Archive for May, 2010|Monthly archive page

Fear Not, Garrison! iPad, Kindle and Company Seem to be Helping

In Entertainment, Technology, Uncategorized on May 29, 2010 at 9:41 am
Mr. Garrison Keillor

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Garrison Keillor, whose words and voice have given me comfort in the years in his books, radio show and  his daily poem, is very worried.

In a piece for The New York Times, Keillor writes that he is worried “that book publishing is about to slide into the sea.”

He fears that e-books and self publishing will close the door on an era when “e became writers through the laying on of hands. Some teacher who we worshipped touched our shoulder, and this benediction saw us through a hundred defeats. And then an an editor smiled on us and wrote a check and our babies got shoes.”

He describes a future with “18 million authors in America, each with an average of 14 readers, eight of whom are blood relatives. Average annual earnings: $1.75.”

First off. As far as I can tell, the only real difference in Keillor’s future is that the average author will have six readers who are not blood relatives.


How many people do you know who have been slaving away, tinkering on, working at what they think could be the Great American Novel? Everybody’s a writer or thinks they are. People have been writing bad short stories, poems, sketches for hundreds of years.

And most of them haven’t made a dime.

Mr. Keillor — there’s really nothing new about that.

What’s great about self-publishing operations like Amazon’s BookSurge and Pubit from Barnes and Noble, is that it makes it easier for people to get out there and take a chance. Maybe they make nothing, maybe they made Keillor’s mythical average of $1.75.”

The important thing is that people are giving it a go.

Don’t we want a world where more people are trying to communicate? I mean, does he really he think that everyone who self-publishes thinks that they’ve really written the Great American Poem, Novel, Short Story? I’m sure some do. But I’m betting the majority are just people who feel they have something to say.

And let them say it, write it, shout it, blog it, self-publish and podcast it.

Let people dream and share those dreams.

The great writing will still find its way through.

In the meantime, grab a pen, pencil, typewriter, iPad, Kindle, whatever and write! And share what you’ve written.

There’s an audience of billions looking for something to read — the American Association of Publishers on Friday announced that book sales in March were up 16.6 percent, that they’re up eight percent for the year. Audiobook sales overall are up 14.7 percent for the year and the sales of downloaded audiobooks are up 29.3 percent.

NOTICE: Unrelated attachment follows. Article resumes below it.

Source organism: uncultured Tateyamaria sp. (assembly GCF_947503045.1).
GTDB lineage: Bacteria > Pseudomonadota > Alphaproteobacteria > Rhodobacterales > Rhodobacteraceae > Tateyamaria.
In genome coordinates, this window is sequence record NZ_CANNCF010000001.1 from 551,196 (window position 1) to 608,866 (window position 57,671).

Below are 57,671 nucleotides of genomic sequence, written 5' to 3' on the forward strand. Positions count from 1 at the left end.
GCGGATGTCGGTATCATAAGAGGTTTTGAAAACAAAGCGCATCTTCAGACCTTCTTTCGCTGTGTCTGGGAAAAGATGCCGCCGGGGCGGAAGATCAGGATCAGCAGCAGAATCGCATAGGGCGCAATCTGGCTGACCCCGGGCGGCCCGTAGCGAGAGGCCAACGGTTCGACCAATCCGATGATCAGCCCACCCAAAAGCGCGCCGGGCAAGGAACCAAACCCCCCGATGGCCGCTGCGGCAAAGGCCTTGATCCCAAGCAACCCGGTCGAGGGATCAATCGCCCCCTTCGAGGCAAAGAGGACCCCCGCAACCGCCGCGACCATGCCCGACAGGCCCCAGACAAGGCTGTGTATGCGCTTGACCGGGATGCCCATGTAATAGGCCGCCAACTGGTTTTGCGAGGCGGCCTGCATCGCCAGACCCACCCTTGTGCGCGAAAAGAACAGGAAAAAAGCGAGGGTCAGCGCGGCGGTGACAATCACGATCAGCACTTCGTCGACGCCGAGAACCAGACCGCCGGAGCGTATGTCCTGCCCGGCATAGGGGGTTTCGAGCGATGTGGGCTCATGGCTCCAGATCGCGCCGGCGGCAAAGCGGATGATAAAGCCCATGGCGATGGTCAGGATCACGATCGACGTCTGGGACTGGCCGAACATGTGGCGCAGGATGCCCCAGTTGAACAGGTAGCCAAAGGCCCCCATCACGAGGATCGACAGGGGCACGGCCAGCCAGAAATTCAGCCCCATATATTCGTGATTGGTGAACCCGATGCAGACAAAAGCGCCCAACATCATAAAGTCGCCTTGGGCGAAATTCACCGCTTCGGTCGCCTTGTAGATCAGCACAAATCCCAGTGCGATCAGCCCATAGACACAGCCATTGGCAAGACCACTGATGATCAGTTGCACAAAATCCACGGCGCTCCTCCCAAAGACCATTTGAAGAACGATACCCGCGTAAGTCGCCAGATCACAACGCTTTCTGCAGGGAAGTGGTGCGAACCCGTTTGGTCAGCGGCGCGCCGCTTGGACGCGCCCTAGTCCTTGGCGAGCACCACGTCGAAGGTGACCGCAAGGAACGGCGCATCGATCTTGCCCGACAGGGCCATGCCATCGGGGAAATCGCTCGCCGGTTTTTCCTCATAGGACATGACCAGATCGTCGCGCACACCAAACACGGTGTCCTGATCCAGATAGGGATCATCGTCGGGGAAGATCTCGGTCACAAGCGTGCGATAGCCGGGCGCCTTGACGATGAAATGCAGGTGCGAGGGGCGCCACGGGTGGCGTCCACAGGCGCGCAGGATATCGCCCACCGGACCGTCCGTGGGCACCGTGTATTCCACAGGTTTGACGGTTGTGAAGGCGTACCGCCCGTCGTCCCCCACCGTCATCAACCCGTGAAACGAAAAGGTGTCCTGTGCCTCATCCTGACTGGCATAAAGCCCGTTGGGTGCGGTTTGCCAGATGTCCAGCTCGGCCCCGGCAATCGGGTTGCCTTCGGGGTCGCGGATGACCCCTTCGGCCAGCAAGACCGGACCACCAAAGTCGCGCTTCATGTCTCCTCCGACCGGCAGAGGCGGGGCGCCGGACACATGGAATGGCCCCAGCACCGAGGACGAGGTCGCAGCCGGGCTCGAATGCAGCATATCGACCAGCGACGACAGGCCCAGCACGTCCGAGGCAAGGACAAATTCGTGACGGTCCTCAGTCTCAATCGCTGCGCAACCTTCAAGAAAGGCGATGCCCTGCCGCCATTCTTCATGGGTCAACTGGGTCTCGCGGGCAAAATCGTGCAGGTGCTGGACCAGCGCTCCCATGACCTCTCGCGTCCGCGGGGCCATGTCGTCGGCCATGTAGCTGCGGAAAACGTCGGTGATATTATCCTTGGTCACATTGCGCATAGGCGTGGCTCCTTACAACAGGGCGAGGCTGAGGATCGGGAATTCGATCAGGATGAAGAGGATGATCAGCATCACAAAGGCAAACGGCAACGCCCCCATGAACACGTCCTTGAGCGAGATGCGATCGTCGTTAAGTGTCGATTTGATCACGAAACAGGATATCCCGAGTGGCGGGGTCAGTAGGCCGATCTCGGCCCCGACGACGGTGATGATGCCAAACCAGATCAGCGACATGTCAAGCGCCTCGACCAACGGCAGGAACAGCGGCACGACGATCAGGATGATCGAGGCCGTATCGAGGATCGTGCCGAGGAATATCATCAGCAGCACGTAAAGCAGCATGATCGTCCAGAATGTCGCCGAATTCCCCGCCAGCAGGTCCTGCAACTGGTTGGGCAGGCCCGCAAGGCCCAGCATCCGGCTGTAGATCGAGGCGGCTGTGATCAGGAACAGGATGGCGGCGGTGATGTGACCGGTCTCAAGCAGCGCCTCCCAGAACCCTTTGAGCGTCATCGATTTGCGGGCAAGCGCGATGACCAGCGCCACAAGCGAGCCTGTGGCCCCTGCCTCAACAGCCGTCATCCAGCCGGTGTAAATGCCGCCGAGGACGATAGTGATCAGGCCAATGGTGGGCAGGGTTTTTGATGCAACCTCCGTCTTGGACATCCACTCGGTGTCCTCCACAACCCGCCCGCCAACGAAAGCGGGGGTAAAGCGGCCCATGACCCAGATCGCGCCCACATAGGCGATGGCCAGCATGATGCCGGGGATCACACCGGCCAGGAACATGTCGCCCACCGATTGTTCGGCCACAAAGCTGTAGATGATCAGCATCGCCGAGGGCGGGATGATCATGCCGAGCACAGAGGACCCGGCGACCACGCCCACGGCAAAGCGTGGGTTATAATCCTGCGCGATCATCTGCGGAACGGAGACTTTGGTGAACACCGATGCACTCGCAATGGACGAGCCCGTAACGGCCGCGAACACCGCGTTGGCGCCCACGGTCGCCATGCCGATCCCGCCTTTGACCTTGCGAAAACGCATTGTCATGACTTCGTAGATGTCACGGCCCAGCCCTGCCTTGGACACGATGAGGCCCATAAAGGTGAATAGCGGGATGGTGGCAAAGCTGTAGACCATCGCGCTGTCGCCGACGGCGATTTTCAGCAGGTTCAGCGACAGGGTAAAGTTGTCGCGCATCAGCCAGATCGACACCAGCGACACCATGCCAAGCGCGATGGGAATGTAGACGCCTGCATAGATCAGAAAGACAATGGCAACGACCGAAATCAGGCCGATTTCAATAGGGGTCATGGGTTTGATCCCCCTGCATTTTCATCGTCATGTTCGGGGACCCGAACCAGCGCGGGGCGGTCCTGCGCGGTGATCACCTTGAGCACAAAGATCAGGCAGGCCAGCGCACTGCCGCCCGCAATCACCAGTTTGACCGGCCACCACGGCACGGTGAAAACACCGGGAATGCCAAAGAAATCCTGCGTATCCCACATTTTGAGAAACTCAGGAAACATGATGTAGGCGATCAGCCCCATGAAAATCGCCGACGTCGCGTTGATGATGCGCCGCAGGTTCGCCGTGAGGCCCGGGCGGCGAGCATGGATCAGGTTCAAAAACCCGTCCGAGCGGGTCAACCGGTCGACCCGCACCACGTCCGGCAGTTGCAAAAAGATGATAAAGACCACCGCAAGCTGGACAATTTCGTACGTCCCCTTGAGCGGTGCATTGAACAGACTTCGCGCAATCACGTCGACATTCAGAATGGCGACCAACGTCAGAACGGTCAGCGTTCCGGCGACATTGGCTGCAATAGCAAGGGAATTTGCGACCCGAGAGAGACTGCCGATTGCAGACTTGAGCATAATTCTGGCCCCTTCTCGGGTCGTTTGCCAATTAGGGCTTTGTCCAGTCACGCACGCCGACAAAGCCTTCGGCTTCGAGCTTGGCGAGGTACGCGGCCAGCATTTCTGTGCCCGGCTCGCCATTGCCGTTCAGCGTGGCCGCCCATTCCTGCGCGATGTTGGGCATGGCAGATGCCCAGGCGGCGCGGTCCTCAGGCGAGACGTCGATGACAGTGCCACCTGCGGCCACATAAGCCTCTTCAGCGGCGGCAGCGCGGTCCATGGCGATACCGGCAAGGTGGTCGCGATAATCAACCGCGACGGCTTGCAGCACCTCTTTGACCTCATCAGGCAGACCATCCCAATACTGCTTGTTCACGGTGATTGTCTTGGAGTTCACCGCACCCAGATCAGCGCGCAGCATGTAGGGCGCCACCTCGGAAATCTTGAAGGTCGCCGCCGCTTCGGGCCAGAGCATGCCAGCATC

AND e-book sales are up 251.9 percent for the year.

251.9 percent!

I would say that iPads and Kindles and Nooks and so forth are helping more people become readers and writers.

I mean, really. Does it get better? A nation where people are reading and writing? Maybe it’s not all good writing. Big deal. At least people are communicating!

Please relax, Mr. Keillor. It’s all going to be okay.

Saved by the Jesus Tablet?

In Uncategorized on May 27, 2010 at 1:12 pm
Image representing iPad as depicted in CrunchBase

Image via CrunchBase

Poynter’s online mobile media column has posted a compilation of recent headlines asking what can be saved by the iPad.

The publishing industry, traditional broadcast media, newspapers, magazines… people all over the world are wondering if this device from Apple can saved the world.

But what would you expect from something that was being referred to as “The Jesus Tablet” months before it even came out?

Well, I don’t think the iPad will necessarily save anything but I think all the evidence is there that it’s making a difference; not just helping the bottom of line for publishers but helping innovate how publications are presented and consumed.

First, there’s the survey out last week from ChangeWave that found “surprising gains in newspaper and magazine consumption,” according to Macworld.

The thing is, though, it’s not really about money yet. No magazine is close to seeing apps truly boosting up their bottom line. What we are seeing is innovation.

Take for instance, the GQ app for the iPad.

Gizmodo points out that even though the app’s not flying off the shelves,  the magazine “looks great on the iPad, even if you just read it for the pictures.”